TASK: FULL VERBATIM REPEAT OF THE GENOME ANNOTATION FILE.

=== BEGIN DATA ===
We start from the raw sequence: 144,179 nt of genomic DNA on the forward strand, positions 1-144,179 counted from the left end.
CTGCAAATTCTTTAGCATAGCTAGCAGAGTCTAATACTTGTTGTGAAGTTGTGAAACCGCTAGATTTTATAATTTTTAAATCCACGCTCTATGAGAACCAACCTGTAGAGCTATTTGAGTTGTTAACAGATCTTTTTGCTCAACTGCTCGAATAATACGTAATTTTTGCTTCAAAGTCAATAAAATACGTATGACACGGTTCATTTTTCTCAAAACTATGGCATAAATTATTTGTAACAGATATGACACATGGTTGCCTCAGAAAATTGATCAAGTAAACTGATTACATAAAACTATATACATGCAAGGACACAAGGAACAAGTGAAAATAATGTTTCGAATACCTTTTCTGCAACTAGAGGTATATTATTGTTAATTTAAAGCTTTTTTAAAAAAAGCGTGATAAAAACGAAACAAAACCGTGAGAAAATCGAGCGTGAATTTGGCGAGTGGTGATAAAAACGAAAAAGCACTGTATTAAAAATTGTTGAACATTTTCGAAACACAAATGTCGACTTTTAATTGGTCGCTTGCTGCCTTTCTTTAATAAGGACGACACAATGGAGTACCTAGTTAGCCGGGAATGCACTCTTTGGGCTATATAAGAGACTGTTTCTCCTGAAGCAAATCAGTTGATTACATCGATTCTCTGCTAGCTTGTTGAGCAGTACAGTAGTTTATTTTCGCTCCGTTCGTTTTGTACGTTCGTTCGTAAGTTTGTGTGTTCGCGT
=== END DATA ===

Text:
We start from the raw sequence: 144,179 nt of genomic DNA on the forward strand, positions 1-144,179 counted from the left end.
CTGCAAATTCTTTAGCATAGCTAGCAGAGTCTAATACTTGTTGTGAAGTTGTGAAACCGCTAGATTTTATAATTTTTAAATCCACGCTCTATGAGAACCAACCTGTAGAGCTATTTGAGTTGTTAACAGATCTTTTTGCTCAACTGCTCGAATAATACGTAATTTTTGCTTCAAAGTCAATAAAATACGTATGACACGGTTCATTTTTCTCAAAACTATGGCATAAATTATTTGTAACAGATATGACACATGGTTGCCTCAGAAAATTGATCAAGTAAACTGATTACATAAAACTATATACATGCAAGGACACAAGGAACAAGTGAAAATAATGTTTCGAATACCTTTTCTGCAACTAGAGGTATATTATTGTTAATTTAAAGCTTTTTTAAAAAAAGCGTGATAAAAACGAAACAAAACCGTGAGAAAATCGAGCGTGAATTTGGCGAGTGGTGATAAAAACGAAAAAGCACTGTATTAAAAATTGTTGAACATTTTCGAAACACAAATGTCGACTTTTAATTGGTCGCTTGCTGCCTTTCTTTAATAAGGACGACACAATGGAGTACCTAGTTAGCCGGGAATGCACTCTTTGGGCTATATAAGAGACTGTTTCTCCTGAAGCAAATCAGTTGATTACATCGATTCTCTGCTAGCTTGTTGAGCAGTACAGTAGTTTATTTTCGCTCCGTTCGTTTTGTACGTTCGTTCGTAAGTTTGTGTGTTCGCGT